Designing a world we want to live in
Do you still remember the stock-market craze of the late nineties? And are you excited about the latest ICO at the same time? Then think again. For those of you who don’t know what ICO means: it stands for initial coin offering, and that is a kind of crowdfunding via cryptocurrency like Bitcoin. It’s the hottest thing since sliced bread, or at least since the dot-com bubble. And it might very well end like the last major tech bubble ended, in blood, sweat and tears. At least that’s a possibility you should consider in case you are invested.
Of course this doesn’t mean blockchain technology or even Bitcoin must be a fad or a scam. It just means we might see people make the exact same mistakes they made almost 20 years ago. Meanwhile, there are a few killer apps for blockchain technology already emerging. These could be, in no particular order, dark web and black market payments, digital gold, (micro) payments in general, and tokenization. The first one is quite obvious: If you want to pay someone for something on some kind of black market, you need anonymity.
Digital gold is more complicated, but if you think about it, it’s a compelling proposition to have a replacement for precious metal that can be easily transferred and used as a store of value. Payments in general and micro payments in particular can also be huge, if solved by the blockchain better than by yesterday’s technology – or solved at all, like the micro payment problem. After all, it still sucks to pay a few cents on the web.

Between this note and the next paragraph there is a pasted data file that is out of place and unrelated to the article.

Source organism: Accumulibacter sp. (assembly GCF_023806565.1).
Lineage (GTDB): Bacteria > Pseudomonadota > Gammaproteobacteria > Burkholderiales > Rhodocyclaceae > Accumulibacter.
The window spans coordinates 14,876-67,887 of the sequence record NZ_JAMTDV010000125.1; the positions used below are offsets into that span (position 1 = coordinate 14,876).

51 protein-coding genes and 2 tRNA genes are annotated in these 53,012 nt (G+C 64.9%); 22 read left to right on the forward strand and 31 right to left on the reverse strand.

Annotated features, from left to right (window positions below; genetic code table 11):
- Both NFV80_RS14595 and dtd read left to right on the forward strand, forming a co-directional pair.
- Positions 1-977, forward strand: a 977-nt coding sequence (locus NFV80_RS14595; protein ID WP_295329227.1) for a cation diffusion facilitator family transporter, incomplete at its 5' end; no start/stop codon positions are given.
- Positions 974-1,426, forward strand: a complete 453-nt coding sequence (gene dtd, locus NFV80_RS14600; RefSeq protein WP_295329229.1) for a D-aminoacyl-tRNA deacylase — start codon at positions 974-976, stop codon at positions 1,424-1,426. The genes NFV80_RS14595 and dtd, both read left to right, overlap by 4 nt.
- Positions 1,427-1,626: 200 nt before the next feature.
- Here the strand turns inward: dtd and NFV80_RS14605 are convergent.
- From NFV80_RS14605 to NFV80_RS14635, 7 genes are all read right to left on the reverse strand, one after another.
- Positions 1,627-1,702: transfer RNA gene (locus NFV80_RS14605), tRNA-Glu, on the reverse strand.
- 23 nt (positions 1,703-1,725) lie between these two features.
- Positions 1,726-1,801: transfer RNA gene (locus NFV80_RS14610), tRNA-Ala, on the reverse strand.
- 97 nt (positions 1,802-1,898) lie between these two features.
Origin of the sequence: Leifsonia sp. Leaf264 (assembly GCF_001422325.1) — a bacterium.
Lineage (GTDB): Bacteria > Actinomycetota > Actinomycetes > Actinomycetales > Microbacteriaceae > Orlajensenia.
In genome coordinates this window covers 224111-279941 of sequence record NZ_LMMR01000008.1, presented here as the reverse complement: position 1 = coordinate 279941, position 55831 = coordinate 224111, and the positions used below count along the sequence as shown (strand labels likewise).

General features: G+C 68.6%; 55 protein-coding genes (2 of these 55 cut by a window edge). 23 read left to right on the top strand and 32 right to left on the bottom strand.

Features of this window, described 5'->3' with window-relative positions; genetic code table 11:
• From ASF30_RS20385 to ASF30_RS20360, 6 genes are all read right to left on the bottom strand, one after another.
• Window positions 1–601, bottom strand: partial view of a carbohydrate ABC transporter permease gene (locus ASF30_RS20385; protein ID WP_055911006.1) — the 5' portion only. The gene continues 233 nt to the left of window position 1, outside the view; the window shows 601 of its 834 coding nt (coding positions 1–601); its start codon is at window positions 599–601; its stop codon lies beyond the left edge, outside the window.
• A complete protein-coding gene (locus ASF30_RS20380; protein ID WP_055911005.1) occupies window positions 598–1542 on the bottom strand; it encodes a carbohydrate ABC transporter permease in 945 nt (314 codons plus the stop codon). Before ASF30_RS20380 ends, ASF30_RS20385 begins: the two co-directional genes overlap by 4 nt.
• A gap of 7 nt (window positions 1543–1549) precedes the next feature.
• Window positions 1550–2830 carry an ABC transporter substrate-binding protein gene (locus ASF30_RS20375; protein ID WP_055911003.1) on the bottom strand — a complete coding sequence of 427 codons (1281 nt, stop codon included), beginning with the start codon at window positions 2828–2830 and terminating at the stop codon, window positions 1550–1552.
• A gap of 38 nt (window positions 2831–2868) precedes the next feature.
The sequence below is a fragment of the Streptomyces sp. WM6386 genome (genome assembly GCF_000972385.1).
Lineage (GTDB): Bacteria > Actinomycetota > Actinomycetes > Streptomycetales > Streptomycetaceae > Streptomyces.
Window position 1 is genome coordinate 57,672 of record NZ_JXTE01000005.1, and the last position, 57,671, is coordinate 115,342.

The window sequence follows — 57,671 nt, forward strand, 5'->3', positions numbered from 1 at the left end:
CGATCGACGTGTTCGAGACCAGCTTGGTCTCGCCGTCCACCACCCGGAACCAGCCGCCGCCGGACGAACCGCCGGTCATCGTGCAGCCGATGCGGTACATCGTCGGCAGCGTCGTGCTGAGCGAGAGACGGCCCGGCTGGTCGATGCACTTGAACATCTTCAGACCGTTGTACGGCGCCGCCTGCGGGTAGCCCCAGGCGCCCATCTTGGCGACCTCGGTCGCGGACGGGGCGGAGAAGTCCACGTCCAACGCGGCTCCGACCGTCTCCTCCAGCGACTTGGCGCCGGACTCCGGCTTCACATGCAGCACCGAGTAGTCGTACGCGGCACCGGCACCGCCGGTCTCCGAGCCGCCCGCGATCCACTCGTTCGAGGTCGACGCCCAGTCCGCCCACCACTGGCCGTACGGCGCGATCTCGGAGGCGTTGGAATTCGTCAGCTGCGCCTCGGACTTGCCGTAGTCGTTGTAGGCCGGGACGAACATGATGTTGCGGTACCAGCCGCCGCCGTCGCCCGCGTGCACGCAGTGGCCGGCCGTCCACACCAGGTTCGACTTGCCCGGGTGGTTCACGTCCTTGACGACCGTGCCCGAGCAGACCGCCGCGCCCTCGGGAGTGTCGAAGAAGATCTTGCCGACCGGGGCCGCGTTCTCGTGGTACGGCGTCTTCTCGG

The fourth killer app of blockchain, tokenization, is harder to understand. Think ICO and smart contracts. If and when done right, tokenization can create whole new markets for assets that are not very liquid today. Perhaps we need an ICO bubble first, and a burst of that bubble second, to finally get there. By then, the finance industry will look very different, and some people will lose their jobs.
Which is what a lot of people expect from AI. Kevin Drum sums up the current debate about massive job loss due to AI-driven bots taking over human's jobs, with a very US-centric perspective. But he offers no solution other than the usual suspects like universal basic income, which might itself quickly turn into a dystopian future. So let’s leave that aside, at least for now. A few weeks back, at NEXT17, we had a lot of debate about the burning question why and where digital went wrong.
I must say I like Adam’s dry British humour. Here’s a quote from him on Steve Jobs:
People tend to take the wrong lessons from Jobs - they behave like an arsehole, rather than being a hands-on product person.
Read the whole piece. This brings us from problem to solution. Product design has undergone several iterations over the past few decades, e.g. from user-centred to customer-centred and then to human-centred design. It’s time to move on and take the step to humanity-centred design. The question that leads to this is: Are we designing a world we all want to live in today and tomorrow? At least that’s what we should do.